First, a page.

India is a land of contrasts. You can find very wealthy people living in a country with extreme poverty. Never would I have believed that I would see my first Aston Martin yesterday, parked in front of my Mumbai hotel. Dealerships for Mercedes, BMWs, Audis, even Rolls Royce are in all the larger cities. Those that have it, flaunt it. They adorn themselves with fancy clothing, expensive jewelry, and high-priced watches. They only shop for brand name clothing. They carry the latest iphones. They have pedigree pets. Yet driving in from the Mumbai airport you pass Dharavi slum, the largest slum in the World which is the home to over 600,000 peopleand everywhere you look you see people sleeping under dirty blankets on the sidewalks.
India is also a land full of corruption. Where the innocent sometimes get accused just to pad a policeman’s pocket. Where government employees hire their accountants to hide black money. Where family members steal from each other. These people consider the bribe money they receive as part of their salary!
India is also progressive in a lot of ways. Due to their limited supply of electricity they have developed smart ways to save energy. Street lights are florescent, as well as the interior lights in homes. Hotels require you to remove your key from the box on the wall, which cuts off all power to the room while you are away. India still has rolling blackouts and people and businesses must rely on generators.
Plastic shopping bags and plastic pill bottles have been banned to help reduce trash. Imagine the amount of trash 1.2 billion people could potentially produce!
Change is in the wind……
The new Prime Minister Narendra Modi has promised to get 24/7 power for India. He’s also launched a campaign to clean up India and I can already see the difference it is making in the streets, trains, etc. Another promise he has made is to provide a working toilet in every Indian home. There’s just so many issues that need resolutions here. The tap water is not drinkable, so people have to rely on expensive filtering systems or bottled mineral water. Villagers must drink well water, which causes many of them to get malaria and other bacterial diseases.
There’s a trend among mostly prosperous young people to have only one child. How will this affect India in the future? Only the government employees are given small retirement pensions. Children are expected to cover the old age expenses of their parents. India could sure use a reduction in population, but this could leave some senior citizens vulnerable.
Speaking of a reduction in population. Many women are undergoing sterilization, and losing their lives in the process, while vasectomies for men are so much simpler. It’s a shame this is still a male-dominated society and that women are not cared for properly.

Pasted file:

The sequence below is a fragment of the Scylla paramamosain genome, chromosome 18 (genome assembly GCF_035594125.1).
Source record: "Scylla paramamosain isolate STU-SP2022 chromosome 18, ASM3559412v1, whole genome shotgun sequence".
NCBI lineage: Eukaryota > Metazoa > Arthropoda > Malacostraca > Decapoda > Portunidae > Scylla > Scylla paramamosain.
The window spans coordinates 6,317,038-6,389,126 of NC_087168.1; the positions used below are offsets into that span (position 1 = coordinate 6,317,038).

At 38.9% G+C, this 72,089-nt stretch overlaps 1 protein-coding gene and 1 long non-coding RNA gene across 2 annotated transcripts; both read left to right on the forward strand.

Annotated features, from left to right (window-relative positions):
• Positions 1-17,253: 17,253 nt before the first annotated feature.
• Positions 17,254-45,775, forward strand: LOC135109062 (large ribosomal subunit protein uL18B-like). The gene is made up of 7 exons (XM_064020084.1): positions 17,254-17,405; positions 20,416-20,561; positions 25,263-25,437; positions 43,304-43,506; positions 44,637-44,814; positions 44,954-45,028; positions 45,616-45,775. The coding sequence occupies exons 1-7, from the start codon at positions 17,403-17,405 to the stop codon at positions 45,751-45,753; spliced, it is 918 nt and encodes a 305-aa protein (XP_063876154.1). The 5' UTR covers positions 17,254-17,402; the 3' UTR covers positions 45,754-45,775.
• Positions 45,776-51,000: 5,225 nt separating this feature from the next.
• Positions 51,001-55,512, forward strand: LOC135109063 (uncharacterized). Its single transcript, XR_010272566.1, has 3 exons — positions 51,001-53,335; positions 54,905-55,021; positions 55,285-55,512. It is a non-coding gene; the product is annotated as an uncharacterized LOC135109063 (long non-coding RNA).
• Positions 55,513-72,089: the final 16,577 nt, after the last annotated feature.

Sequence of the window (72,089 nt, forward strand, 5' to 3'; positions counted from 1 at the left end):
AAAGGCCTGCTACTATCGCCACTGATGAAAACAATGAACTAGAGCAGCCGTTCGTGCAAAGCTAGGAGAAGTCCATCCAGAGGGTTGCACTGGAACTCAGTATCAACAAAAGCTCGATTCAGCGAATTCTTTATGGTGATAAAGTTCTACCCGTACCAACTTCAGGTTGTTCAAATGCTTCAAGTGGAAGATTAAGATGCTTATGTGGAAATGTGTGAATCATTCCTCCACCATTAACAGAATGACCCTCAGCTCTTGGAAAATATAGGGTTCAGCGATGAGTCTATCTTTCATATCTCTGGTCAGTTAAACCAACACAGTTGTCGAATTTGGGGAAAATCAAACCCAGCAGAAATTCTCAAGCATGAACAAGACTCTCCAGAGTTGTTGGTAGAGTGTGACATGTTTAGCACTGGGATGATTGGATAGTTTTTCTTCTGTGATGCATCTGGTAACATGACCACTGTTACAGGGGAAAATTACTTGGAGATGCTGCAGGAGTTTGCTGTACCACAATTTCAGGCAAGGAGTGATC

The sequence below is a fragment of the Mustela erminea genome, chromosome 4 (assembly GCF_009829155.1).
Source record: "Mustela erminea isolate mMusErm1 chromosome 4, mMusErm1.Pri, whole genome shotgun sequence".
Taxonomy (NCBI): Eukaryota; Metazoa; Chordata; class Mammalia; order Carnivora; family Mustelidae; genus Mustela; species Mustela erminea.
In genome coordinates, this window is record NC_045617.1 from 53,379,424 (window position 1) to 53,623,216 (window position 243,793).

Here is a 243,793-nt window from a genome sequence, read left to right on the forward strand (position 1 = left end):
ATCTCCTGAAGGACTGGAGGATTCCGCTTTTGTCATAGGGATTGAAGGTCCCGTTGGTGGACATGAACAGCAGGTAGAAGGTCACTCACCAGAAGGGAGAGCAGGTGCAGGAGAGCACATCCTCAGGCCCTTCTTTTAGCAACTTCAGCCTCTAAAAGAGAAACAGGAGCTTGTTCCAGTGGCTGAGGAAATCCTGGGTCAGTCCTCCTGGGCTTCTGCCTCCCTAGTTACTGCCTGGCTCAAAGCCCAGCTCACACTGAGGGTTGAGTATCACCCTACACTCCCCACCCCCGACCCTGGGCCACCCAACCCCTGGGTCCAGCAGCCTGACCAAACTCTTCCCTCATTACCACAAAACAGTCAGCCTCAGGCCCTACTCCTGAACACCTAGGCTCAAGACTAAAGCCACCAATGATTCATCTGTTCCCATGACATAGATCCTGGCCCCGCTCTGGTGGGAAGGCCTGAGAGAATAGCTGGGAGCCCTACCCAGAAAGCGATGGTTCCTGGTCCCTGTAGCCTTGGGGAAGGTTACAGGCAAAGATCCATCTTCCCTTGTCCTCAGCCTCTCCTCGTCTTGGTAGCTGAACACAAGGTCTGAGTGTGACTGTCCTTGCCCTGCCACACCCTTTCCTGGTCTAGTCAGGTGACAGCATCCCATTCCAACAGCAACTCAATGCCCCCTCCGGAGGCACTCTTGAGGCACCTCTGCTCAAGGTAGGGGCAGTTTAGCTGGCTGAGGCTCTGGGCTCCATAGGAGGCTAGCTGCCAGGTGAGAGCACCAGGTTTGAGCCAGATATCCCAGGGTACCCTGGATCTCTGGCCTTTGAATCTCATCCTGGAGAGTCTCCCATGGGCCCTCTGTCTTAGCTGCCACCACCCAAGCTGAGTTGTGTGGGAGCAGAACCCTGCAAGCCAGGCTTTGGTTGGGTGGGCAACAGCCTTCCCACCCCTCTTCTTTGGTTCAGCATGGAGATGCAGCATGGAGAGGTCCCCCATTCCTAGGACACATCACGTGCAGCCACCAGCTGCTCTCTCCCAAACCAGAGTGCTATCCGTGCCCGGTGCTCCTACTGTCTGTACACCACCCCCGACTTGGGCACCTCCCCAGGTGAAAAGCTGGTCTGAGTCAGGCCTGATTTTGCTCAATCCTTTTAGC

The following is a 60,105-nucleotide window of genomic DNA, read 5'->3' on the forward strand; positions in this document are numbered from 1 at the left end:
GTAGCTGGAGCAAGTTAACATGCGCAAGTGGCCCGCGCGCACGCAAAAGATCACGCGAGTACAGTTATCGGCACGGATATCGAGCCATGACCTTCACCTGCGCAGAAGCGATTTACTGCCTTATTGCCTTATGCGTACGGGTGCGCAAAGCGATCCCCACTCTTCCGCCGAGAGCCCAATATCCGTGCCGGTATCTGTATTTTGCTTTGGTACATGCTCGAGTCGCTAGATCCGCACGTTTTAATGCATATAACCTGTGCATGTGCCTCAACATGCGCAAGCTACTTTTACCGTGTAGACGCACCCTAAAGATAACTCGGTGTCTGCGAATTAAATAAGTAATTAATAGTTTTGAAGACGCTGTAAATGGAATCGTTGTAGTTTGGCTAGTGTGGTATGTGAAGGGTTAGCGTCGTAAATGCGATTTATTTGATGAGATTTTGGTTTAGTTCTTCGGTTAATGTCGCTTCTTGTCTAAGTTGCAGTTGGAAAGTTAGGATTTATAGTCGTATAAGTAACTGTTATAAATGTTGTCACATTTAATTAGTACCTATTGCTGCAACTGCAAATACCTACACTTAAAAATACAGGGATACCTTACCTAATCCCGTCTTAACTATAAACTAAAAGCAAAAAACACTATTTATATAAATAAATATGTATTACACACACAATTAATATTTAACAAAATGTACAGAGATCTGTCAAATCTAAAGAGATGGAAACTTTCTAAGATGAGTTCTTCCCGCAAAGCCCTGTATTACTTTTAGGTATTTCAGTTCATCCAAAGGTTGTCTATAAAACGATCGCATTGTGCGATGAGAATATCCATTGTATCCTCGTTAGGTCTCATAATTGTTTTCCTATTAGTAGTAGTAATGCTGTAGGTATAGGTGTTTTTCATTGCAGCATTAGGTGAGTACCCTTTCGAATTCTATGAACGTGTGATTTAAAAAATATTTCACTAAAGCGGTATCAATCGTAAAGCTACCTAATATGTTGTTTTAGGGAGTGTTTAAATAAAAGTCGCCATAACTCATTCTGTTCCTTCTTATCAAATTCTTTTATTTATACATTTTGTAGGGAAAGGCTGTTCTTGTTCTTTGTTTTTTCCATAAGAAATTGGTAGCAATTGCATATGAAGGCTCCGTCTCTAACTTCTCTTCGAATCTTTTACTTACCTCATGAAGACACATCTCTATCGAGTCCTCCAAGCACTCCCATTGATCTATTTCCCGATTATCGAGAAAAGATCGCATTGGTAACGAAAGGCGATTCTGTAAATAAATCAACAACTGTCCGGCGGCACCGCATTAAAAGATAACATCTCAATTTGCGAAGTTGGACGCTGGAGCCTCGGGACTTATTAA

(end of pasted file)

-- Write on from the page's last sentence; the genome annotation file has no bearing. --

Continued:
The metro systems in Delhi and Mumbai have been developed to lower the number of cars on the road and to decrease pollution. New expressways which bar bicycles and other slower means of transport have made it faster to get around the cities. Inside the cities you still have massive chaos and few follow traffic rules. I’ve noticed my cabs driving right through red lights as if they aren’t even there.
Luxury retailers are sprouting up in all the major cities to cater to the new middle class which has resulted primarily from the boom in internet back office and call center employers. I was shopping for some gold shoes to wear to an upcoming wedding and I wound up paying close to the same thing that I would’ve paid back home in USA.
Divorces are on the rise, probably due to the newfound financial security of some women. No longer will they stay in a dysfunctional arranged marriage. Many men and women are choosing to divorce and find new loving partners.
More and more you see western clothing being worn by women in the streets, particularly by the younger set.
The TV channels you receive here have many English speaking choices. Some, like Romedy and AXN, even play all American programming. I’ve been able to watch my favorite show, The Voice, on every Monday and Tuesday evening!
India is in the midst of a housing bubble. Prices are going straight up for luxury flats and homes. People that can afford to are buying flats during construction and selling them for 130% or more when they are complete. The price of a new home in India is now 44 times the average worker’s pay. There is no way they will be able to sustain those prices and I predict that they’ll come tumbling down, like they did in the USA.
Rents in the larger cities, like Delhi and Mumbai, are also on the rise. Luxury flats and rental homes sometimes fetch close to $2000 USD, while it is very common to have $1000 USD rent.